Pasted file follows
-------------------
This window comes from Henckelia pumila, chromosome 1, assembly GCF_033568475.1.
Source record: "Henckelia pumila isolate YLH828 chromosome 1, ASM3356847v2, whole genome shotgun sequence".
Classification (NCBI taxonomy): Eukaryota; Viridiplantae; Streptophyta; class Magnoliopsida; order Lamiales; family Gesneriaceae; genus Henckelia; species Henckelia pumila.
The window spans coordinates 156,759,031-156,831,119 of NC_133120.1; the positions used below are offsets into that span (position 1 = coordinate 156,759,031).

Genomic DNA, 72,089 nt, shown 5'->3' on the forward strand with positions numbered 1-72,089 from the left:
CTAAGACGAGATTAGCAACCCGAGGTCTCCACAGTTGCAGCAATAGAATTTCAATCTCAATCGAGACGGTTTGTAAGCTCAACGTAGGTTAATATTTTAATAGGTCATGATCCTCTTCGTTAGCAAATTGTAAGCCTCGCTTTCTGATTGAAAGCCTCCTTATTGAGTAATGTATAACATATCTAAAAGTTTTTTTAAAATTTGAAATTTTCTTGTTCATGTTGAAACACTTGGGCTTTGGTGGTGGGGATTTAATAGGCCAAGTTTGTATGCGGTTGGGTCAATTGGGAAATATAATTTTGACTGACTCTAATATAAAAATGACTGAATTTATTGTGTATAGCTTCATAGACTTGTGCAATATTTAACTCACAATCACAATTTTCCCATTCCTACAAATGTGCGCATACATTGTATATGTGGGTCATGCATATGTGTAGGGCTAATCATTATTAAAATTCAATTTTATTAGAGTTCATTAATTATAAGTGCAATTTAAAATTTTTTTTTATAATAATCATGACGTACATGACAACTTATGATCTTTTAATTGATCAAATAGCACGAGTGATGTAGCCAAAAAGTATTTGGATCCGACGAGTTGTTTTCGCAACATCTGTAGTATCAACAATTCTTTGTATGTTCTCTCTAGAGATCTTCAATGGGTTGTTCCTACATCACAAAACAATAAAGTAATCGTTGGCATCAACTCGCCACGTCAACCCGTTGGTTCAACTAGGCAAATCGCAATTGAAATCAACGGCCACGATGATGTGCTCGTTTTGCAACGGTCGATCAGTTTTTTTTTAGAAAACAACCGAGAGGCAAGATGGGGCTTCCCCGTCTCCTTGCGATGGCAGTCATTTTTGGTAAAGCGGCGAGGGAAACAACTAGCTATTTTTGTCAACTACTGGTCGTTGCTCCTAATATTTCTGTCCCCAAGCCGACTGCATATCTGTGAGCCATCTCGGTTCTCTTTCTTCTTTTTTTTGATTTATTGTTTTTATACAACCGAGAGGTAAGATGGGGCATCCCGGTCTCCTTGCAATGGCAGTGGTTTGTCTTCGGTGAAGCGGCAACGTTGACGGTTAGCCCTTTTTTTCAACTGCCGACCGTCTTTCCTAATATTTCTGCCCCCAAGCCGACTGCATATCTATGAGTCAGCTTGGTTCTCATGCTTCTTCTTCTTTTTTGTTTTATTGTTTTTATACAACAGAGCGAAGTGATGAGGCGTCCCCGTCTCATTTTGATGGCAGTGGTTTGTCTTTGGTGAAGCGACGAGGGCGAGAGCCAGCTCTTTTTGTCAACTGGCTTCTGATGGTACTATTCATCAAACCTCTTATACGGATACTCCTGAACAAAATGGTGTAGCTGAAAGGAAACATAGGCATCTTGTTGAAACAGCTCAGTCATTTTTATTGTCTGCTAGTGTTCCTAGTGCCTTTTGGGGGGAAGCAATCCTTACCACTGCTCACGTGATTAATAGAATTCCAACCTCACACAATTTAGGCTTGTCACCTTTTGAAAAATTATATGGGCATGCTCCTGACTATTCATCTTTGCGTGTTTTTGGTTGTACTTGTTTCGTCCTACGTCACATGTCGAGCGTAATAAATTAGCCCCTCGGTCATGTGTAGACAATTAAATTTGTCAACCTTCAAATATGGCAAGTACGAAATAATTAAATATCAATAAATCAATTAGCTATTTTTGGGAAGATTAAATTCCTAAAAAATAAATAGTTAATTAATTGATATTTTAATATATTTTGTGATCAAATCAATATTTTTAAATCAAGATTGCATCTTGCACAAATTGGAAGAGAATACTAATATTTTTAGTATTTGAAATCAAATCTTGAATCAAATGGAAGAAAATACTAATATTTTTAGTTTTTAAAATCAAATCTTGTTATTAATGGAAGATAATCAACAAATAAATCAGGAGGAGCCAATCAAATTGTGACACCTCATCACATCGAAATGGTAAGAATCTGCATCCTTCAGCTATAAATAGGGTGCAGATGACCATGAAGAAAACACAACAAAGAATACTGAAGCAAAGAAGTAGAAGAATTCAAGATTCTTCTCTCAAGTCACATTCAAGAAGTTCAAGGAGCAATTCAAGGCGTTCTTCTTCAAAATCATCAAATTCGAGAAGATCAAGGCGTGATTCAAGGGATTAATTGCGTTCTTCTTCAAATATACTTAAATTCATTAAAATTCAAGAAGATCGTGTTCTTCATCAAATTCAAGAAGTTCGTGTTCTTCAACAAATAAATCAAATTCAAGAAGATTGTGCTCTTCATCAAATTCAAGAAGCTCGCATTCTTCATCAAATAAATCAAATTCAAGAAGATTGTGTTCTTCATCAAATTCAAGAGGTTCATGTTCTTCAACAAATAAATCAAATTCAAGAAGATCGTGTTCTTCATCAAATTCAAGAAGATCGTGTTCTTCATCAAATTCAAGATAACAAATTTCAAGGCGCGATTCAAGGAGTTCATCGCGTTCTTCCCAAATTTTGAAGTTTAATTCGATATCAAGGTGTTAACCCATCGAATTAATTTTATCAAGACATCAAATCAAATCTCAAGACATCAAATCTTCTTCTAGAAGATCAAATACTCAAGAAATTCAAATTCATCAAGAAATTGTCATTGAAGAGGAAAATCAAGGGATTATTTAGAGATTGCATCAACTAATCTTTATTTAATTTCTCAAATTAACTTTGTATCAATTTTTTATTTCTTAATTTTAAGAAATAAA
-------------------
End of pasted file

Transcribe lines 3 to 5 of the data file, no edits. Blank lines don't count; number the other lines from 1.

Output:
Classification (NCBI taxonomy): Eukaryota; Viridiplantae; Streptophyta; class Magnoliopsida; order Lamiales; family Gesneriaceae; genus Henckelia; species Henckelia pumila.
The window spans coordinates 156,759,031-156,831,119 of NC_133120.1; the positions used below are offsets into that span (position 1 = coordinate 156,759,031).

Genomic DNA, 72,089 nt, shown 5'->3' on the forward strand with positions numbered 1-72,089 from the left: